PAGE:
This post has been last updated on July 14th 2011.
Note: When I’m talking about having two main specs I’m talking mainly about specs which covers two different roles like tank, healer and dps. While the following still hold true for someone having two healing specs for example, the difficulties encountered are much less when it comes to gear.
Mostly everyone who plays WoW now has a main spec and an off spec. You have that main spec that you excel at and you have the offspec to mess around with when you want a change of pace or you bring it when your guild is really desperate to fill a critical role. But there’s some of us, who play both spec to their full potential and will switch role at the drop of a hat. In essence, we have two main specs and no offspecs. This primer is here to answer some of the questions you may have about the play style and help you out with the biggest issue of the style, gear.
Why do it?
Two main specs is twice the gear, twice the rotations, twice the knowledge and twice a lot of others things. Not only is it a lot more work to maintain two specs in their top operating conditions but you’re also slowing down your progress on both specs. Just because you’re trying to be twice as useful doesn’t mean twice the gear drops or that you’ll get double the gear from your guild.
Some do it out of necessity like I did when I stumbled into the play style. In Wotlk we had to pug often and one of our tanks had flaky attendance. When he showed up I was dps and when not I was tanking which usually meant I was tank every other week. This became a strong selling point when I applied to a hardcore guild who was looking for a dps with a strong tank offspec. Being able to both dps and tank meant my spot was pretty much assured in the hardcore guild which bring us to the second reason for doing dual mainspec, being indispensable.
A player with two working specs who is actually skilled at both specs is incredibly valuable to a raid. Not only is it easier to include him in the raid since you can use both his specs at anytime depending on the specifics of the fight. If he’s your offtank you can switch him to dps when the boss requires only a single tank and get a real dps and not a tank’s offspec which does about the same dps as his tank spec anyway.
Finally, going dual main specs helps keep things fresh and interesting. This is why I’m still doing it even though I don’t really need to with Eff. Seeing a boss from a new angle can make him really interesting again even if you’ve killed it 10 times before.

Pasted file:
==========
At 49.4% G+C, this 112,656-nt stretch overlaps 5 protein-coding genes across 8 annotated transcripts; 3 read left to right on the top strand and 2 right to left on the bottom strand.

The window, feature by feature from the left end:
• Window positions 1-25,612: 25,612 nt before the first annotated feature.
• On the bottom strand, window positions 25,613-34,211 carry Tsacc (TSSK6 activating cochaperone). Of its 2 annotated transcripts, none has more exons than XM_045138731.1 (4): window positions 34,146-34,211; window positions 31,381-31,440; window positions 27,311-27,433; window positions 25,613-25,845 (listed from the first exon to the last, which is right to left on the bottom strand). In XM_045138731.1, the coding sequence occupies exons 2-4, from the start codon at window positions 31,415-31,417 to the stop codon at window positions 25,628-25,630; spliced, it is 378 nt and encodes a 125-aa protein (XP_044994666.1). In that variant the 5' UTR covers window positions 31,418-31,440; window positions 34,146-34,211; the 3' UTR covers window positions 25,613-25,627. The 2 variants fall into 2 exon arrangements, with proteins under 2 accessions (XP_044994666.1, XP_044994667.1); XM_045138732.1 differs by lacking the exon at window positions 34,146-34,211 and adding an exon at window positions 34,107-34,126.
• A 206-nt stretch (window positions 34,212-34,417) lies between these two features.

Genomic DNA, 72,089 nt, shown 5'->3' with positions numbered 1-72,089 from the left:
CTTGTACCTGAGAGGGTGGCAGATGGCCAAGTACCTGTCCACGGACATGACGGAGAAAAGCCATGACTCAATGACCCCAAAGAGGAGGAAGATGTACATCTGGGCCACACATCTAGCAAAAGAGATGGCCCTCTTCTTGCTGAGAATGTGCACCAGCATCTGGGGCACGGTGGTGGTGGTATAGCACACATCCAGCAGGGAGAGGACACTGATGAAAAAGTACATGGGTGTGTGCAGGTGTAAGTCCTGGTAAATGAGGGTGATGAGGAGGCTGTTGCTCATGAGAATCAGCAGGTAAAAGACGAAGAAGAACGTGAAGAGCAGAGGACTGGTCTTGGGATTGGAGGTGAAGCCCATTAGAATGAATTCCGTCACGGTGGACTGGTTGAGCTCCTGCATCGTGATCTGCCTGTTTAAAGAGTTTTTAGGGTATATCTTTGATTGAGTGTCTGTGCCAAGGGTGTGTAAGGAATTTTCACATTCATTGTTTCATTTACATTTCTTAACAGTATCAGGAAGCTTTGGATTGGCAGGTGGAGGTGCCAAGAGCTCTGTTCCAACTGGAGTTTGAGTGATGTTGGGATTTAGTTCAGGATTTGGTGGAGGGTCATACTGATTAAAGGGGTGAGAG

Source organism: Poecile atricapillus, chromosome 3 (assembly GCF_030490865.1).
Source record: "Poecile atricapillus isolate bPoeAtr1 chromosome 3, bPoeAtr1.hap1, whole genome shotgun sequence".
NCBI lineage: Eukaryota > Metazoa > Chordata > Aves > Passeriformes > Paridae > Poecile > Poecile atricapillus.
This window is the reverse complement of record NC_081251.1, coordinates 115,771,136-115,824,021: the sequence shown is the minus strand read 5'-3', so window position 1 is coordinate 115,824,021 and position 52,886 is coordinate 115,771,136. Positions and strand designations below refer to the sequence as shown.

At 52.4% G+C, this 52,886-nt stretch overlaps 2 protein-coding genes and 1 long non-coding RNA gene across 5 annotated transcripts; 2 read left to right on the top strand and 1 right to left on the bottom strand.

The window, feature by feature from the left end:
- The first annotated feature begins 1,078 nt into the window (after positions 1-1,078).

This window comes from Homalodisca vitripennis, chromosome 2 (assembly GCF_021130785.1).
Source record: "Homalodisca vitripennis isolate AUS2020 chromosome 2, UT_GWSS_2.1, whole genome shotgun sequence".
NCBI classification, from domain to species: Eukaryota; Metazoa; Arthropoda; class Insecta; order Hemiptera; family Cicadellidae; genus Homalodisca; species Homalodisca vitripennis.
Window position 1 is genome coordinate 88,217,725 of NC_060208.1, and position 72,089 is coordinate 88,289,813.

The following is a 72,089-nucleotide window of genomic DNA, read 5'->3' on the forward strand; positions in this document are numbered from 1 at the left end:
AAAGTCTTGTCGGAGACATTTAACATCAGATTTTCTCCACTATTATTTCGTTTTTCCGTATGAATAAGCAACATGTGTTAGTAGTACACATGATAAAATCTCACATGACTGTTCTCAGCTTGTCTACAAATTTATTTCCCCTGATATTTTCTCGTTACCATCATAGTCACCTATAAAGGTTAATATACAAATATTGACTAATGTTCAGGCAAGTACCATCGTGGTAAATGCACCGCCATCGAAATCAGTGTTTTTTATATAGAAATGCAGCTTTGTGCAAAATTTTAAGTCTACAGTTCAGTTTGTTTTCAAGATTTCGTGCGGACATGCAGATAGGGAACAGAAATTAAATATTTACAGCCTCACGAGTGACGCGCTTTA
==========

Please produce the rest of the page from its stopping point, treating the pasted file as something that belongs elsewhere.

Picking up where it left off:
Learn the class, not the role
Forget specs and play styles for a moment. Being able to truly dual specs comes down to a real understanding of each and every one of your abilities and how they mesh together in different situations. Because you’re going to be switching back and forth between roles, you need to know how your abilities interacts with each of your specs. Most theorycraft is written with a specific spec in mind and goes along the lines of “You’re a fire mage, here’s what you use”. So the first reflex when going dual speccing is to learn two sets of theorycraft, one for each spec.
Ultimately, this is where you’ll end up but I found out it speeds the learning process a lot if you go about it thinking of your class as a whole instead of splitting it around specs. The real advantage though is that by doing it that way you’ll learn how to use both specs at the same time. For example, a shadow/healing priest will know wich healing spells he can use while in shadow form, when to drop out of shadowform and what do to heal. In a fight, this priest could very well go holy for 15 seconds to help the team through a heavy damage phase. Or it could be a tank finding a way to boost his dps to help during a burn phase.
Gear, the biggest roadblock
Gearing two main specs is double the gear and can be more than double the effort too. You have to maintain two set of gears at the same level as the rest of the raiders. In a progression environment where everyone is after all the gear, it gets even worse. Time of course, is the great equalizer but you may run frequently into situations where your playing catchup with your gear. Worst case scenario is that you fall so far behind on a spec that it becomes unusable.